As a digital nomad, you have the liberty to work from almost anywhere in the world, so why not choose a location that’s not only inspiring but also tax-friendly? When it comes to European countries, some offer significantly lower taxes for remote workers than others. In this article, we’ll delve into the best European countries with the lowest taxes for digital nomads, starting with Montenegro, and explore a few others to consider.
The small, picturesque country of Montenegro on the Adriatic Sea is becoming an increasingly popular destination for digital nomads. It offers affordable living, incredible landscapes, and a favorable tax system. Personal income tax rates in Montenegro are flat and relatively low at 9%, making it an attractive option for digital nomads.
Besides, the country offers a straightforward process for obtaining temporary residence, especially if you own property in the country or have a local employment contract.
Read Also: How to become a digital nomad in Montenegro
Bulgaria, a country known for its rich history and beautiful landscapes, also offers an appealing tax rate for digital nomads. The country boasts a flat tax rate of 10% on personal income, making it one of the most tax-friendly countries in Europe. Coupled with the country’s low cost of living and the availability of high-speed internet, Bulgaria is a worthwhile consideration for digital nomads.
Estonia is a pioneer when it comes to embracing digital nomads. It was the first country to introduce a Digital Nomad Visa allowing remote workers to live in Estonia and legally work for a foreign employer or as freelancers.
Moreover, Estonia operates under a progressive taxation system. However, it offers a unique setup where retained and reinvested corporate profits are not taxed. Taxes are only applied on distributed profits, which is beneficial for digital nomads running their own businesses.
Portugal, particularly cities like Lisbon and Porto, has become a hot spot for digital nomads, and for a good reason. Portugal offers the Non-Habitual Resident (NHR) scheme, allowing new tax residents to receive certain types of income, including self-employment and royalties, tax-free for the first ten years. However, navigating the NHR scheme might require professional tax advice to ensure all conditions are met.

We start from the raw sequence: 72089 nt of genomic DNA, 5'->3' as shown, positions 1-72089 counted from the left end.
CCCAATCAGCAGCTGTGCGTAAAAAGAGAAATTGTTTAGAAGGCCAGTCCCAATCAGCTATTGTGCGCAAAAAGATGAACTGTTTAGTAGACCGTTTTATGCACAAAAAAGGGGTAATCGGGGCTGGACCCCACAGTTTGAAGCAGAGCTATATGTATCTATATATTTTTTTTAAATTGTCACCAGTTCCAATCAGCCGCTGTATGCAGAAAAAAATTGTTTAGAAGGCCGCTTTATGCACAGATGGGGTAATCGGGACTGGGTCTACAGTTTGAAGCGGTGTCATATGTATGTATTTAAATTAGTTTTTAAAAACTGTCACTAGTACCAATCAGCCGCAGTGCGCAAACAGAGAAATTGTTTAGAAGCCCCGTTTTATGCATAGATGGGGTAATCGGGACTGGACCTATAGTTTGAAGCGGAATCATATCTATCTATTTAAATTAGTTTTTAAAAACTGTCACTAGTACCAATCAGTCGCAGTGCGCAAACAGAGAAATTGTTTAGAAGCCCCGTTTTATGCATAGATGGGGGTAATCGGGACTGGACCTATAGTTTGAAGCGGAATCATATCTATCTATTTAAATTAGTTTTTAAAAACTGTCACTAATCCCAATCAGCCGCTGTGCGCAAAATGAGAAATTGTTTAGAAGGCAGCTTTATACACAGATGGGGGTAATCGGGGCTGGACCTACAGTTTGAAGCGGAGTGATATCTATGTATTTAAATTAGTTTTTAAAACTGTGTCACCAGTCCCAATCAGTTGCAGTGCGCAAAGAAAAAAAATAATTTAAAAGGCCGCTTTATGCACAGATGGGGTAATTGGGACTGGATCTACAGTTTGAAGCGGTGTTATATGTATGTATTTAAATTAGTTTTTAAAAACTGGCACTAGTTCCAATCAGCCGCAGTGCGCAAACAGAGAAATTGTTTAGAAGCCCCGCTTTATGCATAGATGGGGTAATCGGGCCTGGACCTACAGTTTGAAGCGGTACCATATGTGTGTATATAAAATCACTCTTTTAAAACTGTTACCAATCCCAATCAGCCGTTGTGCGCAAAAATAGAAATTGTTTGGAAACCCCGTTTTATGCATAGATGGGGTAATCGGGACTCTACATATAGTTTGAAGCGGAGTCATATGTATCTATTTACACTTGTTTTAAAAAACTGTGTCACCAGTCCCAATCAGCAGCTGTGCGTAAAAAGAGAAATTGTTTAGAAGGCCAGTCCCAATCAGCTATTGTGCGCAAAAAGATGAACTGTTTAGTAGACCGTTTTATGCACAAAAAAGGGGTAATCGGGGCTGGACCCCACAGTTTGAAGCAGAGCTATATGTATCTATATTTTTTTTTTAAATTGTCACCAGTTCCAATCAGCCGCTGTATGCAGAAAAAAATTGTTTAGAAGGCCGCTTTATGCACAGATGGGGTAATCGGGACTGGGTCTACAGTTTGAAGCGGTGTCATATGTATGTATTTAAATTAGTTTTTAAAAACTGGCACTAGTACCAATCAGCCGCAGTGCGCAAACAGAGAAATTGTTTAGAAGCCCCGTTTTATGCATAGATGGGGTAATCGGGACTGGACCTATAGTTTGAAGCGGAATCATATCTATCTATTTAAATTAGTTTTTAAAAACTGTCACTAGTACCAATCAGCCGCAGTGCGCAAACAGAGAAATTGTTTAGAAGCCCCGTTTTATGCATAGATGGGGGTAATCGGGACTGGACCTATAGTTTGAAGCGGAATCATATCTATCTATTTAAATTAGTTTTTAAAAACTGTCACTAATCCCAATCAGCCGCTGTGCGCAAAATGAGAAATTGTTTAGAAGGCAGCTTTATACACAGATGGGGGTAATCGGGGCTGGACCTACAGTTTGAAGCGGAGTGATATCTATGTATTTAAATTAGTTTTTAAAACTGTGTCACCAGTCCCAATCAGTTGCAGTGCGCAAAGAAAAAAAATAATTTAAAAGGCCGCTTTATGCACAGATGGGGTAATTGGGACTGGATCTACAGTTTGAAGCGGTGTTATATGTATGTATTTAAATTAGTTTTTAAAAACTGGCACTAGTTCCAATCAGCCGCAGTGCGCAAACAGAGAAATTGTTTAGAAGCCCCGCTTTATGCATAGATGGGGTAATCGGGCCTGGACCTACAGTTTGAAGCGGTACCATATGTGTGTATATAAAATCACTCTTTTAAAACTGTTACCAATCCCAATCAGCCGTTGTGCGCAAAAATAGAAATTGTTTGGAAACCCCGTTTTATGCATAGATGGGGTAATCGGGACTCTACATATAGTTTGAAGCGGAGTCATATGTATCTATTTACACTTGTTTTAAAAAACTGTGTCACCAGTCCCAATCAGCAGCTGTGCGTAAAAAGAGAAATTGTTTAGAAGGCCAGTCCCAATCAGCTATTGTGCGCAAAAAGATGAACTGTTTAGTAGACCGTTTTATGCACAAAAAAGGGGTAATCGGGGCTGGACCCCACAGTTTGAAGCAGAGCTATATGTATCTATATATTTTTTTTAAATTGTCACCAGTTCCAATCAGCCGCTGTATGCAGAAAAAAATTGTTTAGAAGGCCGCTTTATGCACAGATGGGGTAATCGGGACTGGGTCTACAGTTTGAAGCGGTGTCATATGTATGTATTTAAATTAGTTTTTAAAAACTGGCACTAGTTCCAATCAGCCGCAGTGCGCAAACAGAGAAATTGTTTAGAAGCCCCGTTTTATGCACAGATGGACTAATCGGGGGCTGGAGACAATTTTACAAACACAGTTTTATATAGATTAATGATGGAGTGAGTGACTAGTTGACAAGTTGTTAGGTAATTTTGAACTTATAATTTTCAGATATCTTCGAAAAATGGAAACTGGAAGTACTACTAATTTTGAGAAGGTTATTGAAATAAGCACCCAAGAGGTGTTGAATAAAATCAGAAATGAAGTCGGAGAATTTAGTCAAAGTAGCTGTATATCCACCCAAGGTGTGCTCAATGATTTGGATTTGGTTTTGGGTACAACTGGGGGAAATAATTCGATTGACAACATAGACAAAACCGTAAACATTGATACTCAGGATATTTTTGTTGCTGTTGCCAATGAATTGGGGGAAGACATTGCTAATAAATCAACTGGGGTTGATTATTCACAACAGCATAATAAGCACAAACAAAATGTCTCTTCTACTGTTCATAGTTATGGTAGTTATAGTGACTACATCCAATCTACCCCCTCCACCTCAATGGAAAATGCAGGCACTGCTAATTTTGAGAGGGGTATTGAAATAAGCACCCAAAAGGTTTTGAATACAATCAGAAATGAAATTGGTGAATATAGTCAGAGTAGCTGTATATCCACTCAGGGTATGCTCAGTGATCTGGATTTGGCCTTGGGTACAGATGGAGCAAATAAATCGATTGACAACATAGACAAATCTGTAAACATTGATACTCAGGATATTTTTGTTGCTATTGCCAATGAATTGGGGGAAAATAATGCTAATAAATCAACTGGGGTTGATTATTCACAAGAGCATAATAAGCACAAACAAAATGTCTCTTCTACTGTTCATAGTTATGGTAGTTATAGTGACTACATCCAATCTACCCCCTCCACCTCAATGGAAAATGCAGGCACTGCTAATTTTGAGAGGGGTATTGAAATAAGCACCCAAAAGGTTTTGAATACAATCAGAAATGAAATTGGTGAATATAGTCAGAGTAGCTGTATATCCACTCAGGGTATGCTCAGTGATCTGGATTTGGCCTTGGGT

Located in the heart of the Mediterranean Sea, Malta offers a high quality of life and a favorable tax system. While its tax rates may seem high at first glance, Malta provides generous tax refunds to shareholders, which can ultimately result in an effective tax rate as low as 5%.
Digital nomads are advised to study the tax implications carefully in their home country and the potential tax country. Consulting with a tax advisor can be beneficial to fully understand the tax laws and how to make them work in your favor. With the right planning and advice, digital nomads can make the most out of these tax-friendly European countries while enjoying a highly mobile and flexible lifestyle.
Cyprus is another country that digital nomads should consider. Not only does it offer a warm climate and beautiful beaches, but it also has attractive tax incentives. The country uses a progressive tax rate, but any income less than €19,500 is not taxed. Moreover, 50% of income from employment exceeding €100,000 per annum is exempted from taxes for a period of ten years.
While Ireland may not have the lowest tax rate, it does offer a Special Assignee Relief Program (SARP) for people who are assigned to work in Ireland from abroad. Under this program, a portion of the income is exempt from Irish tax, resulting in an effective lower tax rate. It’s also worth mentioning that Dublin has become a tech hub in recent years, attracting numerous digital nomads and tech companies.
The UK offers a unique opportunity for digital nomads through its non-domiciled tax status. If you’re a resident in the UK but “domicile” elsewhere, you only pay tax on your UK income – not your foreign income or capital gains – unless you bring them into the UK. London is also one of the world’s leading tech hubs, offering plenty of opportunities for digital nomads.
While lower taxes can be an appealing factor when choosing a country to reside in, digital nomads should also consider other factors such as cost of living, lifestyle preferences, safety, language barriers, and local laws.
It’s also important to note that tax laws can be complex and vary greatly from one country to another. Therefore, before making a decision, it’s recommended to consult with a tax professional to understand the potential tax obligations in your home country and abroad.
Embracing the digital nomad lifestyle provides an exciting opportunity to explore new cultures, landscapes, and experiences while continuing to advance your career. By taking into account the tax implications of your chosen destination, you can make a more informed decision and find the right balance that suits your professional and personal aspirations.